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Title: The G+M eclipsing binary V530 Orionis: a stringent test of magnetic stellar evolution models for low-mass stars

We report extensive photometric and spectroscopic observations of the 6.1 day period, G+M-type detached double-lined eclipsing binary V530 Ori, an important new benchmark system for testing stellar evolution models for low-mass stars. We determine accurate masses and radii for the components with errors of 0.7% and 1.3%, as follows: M {sub A} = 1.0038 ± 0.0066 M {sub ☉}, M {sub B} = 0.5955 ± 0.0022 M {sub ☉}, R {sub A} = 0.980 ± 0.013 R {sub ☉}, and R {sub B} = 0.5873 ± 0.0067 R {sub ☉}. The effective temperatures are 5890 ± 100 K (G1 V) and 3880 ± 120 K (M1 V), respectively. A detailed chemical analysis probing more than 20 elements in the primary spectrum shows the system to have a slightly subsolar abundance, with [Fe/H] = –0.12 ± 0.08. A comparison with theory reveals that standard models underpredict the radius and overpredict the temperature of the secondary, as has been found previously for other M dwarfs. On the other hand, models from the Dartmouth series incorporating magnetic fields are able to match the observations of the secondary star at the same age as the primary (∼3 Gyr) with a surface field strength ofmore » 2.1 ± 0.4 kG when using a rotational dynamo prescription, or 1.3 ± 0.4 kG with a turbulent dynamo approach, not far from our empirical estimate for this star of 0.83 ± 0.65 kG. The observations are most consistent with magnetic fields playing only a small role in changing the global properties of the primary. The V530 Ori system thus provides an important demonstration that recent advances in modeling appear to be on the right track to explain the long-standing problem of radius inflation and temperature suppression in low-mass stars.« less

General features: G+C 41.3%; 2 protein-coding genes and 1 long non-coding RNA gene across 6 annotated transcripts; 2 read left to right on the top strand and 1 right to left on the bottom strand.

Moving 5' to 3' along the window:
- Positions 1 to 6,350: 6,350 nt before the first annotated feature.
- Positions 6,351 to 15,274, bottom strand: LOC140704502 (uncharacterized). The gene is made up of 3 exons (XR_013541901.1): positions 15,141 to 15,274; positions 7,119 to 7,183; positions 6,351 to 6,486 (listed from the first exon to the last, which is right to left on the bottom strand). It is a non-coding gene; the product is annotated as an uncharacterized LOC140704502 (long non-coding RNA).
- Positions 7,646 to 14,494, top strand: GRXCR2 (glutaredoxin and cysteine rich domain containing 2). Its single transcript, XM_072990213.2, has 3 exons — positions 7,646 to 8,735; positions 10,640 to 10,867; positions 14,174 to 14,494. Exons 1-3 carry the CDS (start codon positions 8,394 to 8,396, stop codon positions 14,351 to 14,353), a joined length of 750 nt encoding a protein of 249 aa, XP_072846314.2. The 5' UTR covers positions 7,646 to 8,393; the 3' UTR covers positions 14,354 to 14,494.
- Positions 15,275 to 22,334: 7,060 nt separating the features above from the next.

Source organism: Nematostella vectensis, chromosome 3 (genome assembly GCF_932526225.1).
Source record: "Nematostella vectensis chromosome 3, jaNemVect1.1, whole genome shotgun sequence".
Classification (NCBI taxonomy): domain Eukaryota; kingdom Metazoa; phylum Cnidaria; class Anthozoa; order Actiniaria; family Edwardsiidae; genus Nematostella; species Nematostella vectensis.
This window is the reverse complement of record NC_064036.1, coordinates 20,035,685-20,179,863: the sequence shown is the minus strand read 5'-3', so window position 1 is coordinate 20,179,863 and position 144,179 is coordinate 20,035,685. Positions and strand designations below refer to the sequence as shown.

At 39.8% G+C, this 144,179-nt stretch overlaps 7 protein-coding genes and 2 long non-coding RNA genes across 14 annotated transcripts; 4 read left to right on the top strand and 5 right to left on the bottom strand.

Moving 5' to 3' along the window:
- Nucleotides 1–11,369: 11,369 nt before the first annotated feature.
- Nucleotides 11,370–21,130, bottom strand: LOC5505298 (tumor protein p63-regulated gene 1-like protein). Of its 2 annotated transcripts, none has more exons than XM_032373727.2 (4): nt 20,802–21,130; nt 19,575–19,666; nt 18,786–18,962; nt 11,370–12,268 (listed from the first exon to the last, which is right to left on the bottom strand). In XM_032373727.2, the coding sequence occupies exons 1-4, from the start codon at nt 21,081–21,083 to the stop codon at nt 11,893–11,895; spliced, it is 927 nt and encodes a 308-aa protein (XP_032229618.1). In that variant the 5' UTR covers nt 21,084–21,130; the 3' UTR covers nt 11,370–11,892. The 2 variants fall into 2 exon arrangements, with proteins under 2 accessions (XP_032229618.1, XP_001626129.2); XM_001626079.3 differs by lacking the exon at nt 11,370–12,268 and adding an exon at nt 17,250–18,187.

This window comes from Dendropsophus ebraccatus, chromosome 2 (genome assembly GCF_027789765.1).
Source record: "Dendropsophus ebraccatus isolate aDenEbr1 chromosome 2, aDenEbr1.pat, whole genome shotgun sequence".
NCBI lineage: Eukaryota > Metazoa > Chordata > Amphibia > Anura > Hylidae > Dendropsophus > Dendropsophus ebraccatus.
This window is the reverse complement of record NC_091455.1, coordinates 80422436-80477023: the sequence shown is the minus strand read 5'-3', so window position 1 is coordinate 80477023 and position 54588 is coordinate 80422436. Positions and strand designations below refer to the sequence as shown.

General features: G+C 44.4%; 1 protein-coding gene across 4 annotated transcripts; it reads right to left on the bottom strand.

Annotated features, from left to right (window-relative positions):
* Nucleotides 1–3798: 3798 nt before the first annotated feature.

Authors:
 [1] ;  [2] ;  [3] ;  [4] ;  [5] ;  [6] ;  [7]
  1. Harvard-Smithsonian Center for Astrophysics, 60 Garden Street, Cambridge, MA 02138 (United States)
  2. Department of Physics, University of Arkansas, Fayetteville, AR 72701 (United States)
  3. Department of Physics, Faculty of Science, University of Zagreb, Bijenicka cesta 32, 10000 Zagreb (Croatia)
  4. Department of Physics and Astronomy, Uppsala University, Box 516, SE-751 20 Uppsala (Sweden)
  5. Physics Department, Southern Illinois University Edwardsville, Edwardsville, IL 62026 (United States)
  6. Stellar Astrophysics Centre, Department of Physics and Astronomy, Aarhus University, Ny Munkegade 120, DK-8000 Aarhus C (Denmark)
  7. Niels Bohr Institute, Copenhagen University, Juliane Maries Vej 30, DK-2100 Copenhagen Ø (Denmark)
Publication Date:
OSTI Identifier:
22370081
Resource Type:
Journal Article
Resource Relation:
Journal Name: Astrophysical Journal; Journal Volume: 797; Journal Issue: 1; Other Information: Country of input: International Atomic Energy Agency (IAEA)
Country of Publication:
United States
Language:
English
Subject:
79 ASTROPHYSICS, COSMOLOGY AND ASTRONOMY; BENCHMARKS; ECLIPSE; ELEMENT ABUNDANCE; INFLATIONARY UNIVERSE; MAGNETIC FIELDS; MASS; SIMULATION; SPECTRA; STANDARD MODEL; STAR EVOLUTION; STARS; SURFACES